According to China’s prison law, prisoners have the right to write letters to their loved ones, but I could only write letters to my mother. That cut off my contact with the outside world, as I could only communicate through her.

I wrote a poem to pay tribute to my mother. I talk about how during World War II, many mothers sent their sons to the frontline to fight. One line goes, Mothers sent off their sons in the past, side by side my mother stands with me now. I regard my mother as my comrade, who fights besides me. She is mightier than the WWII mothers.

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Many people, from local Christians to US government officials, have called for your release and prayed for you. What would you like to say to them?
I am extremely grateful for all the brothers and sisters around the world who prayed and advocated for me. I also know that they tried through many channels to convince the Chinese government to correct this mistake and release me.

I am very thankful for the many US lawmakers and officials who put in a lot of effort to free me. Whether ordinary citizen or official, they spoke out for me out of a sense of justice.

Many Chinese Christians also came to the entrance of my prison to pray for me. This could get them arrested, so they took great risks. The police at the prison knew that if there were people standing at the gate, they would be praying for me. An officer once secretly notified me that there were people who kneeled at the gate to pray for my freedom.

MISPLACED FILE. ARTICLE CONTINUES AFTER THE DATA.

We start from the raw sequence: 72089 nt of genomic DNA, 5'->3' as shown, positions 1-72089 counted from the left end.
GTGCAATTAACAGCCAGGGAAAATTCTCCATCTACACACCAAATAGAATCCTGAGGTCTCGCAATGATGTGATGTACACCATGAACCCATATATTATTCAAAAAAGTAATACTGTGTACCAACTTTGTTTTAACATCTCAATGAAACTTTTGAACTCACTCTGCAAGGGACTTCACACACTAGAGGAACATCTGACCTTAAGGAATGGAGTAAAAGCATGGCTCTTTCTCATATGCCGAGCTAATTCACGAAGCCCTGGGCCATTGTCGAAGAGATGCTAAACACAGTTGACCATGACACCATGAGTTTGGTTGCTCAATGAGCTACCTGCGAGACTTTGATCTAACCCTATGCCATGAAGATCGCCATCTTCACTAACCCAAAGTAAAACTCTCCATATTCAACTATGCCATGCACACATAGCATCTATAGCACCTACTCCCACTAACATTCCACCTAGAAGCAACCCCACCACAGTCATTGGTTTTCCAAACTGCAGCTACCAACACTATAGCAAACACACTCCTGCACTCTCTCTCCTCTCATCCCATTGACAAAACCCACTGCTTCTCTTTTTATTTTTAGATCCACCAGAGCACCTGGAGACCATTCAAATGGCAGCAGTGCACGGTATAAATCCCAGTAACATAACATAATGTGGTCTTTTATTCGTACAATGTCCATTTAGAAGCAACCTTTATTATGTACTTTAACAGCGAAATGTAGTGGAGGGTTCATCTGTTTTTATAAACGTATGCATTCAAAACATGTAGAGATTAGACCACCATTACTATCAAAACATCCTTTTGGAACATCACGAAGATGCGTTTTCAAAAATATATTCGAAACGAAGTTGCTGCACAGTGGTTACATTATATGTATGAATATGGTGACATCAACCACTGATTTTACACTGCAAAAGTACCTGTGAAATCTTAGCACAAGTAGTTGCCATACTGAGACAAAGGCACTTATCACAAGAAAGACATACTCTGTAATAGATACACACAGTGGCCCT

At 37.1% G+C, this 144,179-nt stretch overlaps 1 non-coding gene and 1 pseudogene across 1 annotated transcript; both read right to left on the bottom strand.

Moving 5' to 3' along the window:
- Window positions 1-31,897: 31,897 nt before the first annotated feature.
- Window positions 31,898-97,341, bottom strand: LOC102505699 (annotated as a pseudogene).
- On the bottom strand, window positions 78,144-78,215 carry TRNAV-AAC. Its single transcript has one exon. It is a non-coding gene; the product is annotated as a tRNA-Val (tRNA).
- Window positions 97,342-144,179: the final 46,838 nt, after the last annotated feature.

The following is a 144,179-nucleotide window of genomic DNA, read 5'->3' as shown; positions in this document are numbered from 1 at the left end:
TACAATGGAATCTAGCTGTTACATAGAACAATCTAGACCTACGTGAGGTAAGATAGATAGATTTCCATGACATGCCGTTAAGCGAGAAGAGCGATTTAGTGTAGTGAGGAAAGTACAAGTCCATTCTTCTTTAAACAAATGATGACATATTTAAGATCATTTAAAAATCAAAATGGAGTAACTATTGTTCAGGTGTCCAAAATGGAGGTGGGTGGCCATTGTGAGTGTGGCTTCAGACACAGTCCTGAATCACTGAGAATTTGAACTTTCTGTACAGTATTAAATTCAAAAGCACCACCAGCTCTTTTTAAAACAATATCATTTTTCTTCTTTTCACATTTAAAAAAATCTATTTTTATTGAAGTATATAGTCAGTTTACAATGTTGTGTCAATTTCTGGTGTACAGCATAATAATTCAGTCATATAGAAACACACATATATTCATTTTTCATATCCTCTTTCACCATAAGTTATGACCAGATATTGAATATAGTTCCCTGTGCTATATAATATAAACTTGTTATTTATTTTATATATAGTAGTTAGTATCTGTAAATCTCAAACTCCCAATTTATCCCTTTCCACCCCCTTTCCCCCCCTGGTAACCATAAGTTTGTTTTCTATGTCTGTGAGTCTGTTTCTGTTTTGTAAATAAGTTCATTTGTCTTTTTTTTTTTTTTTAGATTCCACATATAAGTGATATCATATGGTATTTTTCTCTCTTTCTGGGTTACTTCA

When you were released, you returned to a very different China with even less freedom for Christians, a worsening economy, and a crackdown on civil society. How are you coping?
Initially, when I learned about my seven-year sentence, I could not wrap my head around the fact that they would persecute me, even though the things I did in northern Myanmar were beneficial to China.

Once I was released, I realized that many pastors had been arrested. I came to realize that this is a crackdown against the house churches in China as a whole, and I just happened to be among the first few individuals.

Chinese Christians are not anti-government, they obey the constitution. An ordinary citizen does not possess a gun—how can he incite subversion of state power? For the government to crack down on Christians, it is an act of self-harm and self-damage. Not only do the Christians get hurt but the government also hurts its reputation and is discredited.

What are your plans going forward?
First, I would like to get a Chinese ID so I can reunite with my family in the US. Without my ID, I cannot move freely to other places, purchase a cell phone, register for accounts online, or see a doctor.

It is not only about the reunion or about the inconvenience. It’s also an expression of me being a Chinese citizen. I highly value my citizen’s rights, so for them to be deprived, it is very unfair and unjust. Christians experience a lot of similar treatment like this in their daily lives.

Other than that, my life has been good. Changsha has been good. I am able to participate in in-person and online church services. I have been contacted and invited by house churches to pastor them, but I have not yet decided, since house churches are still considered illegal in China. As always, my main purpose is to share the gospel.

[ This article is also available in 简体中文 繁體中文 русский, and Українська. ]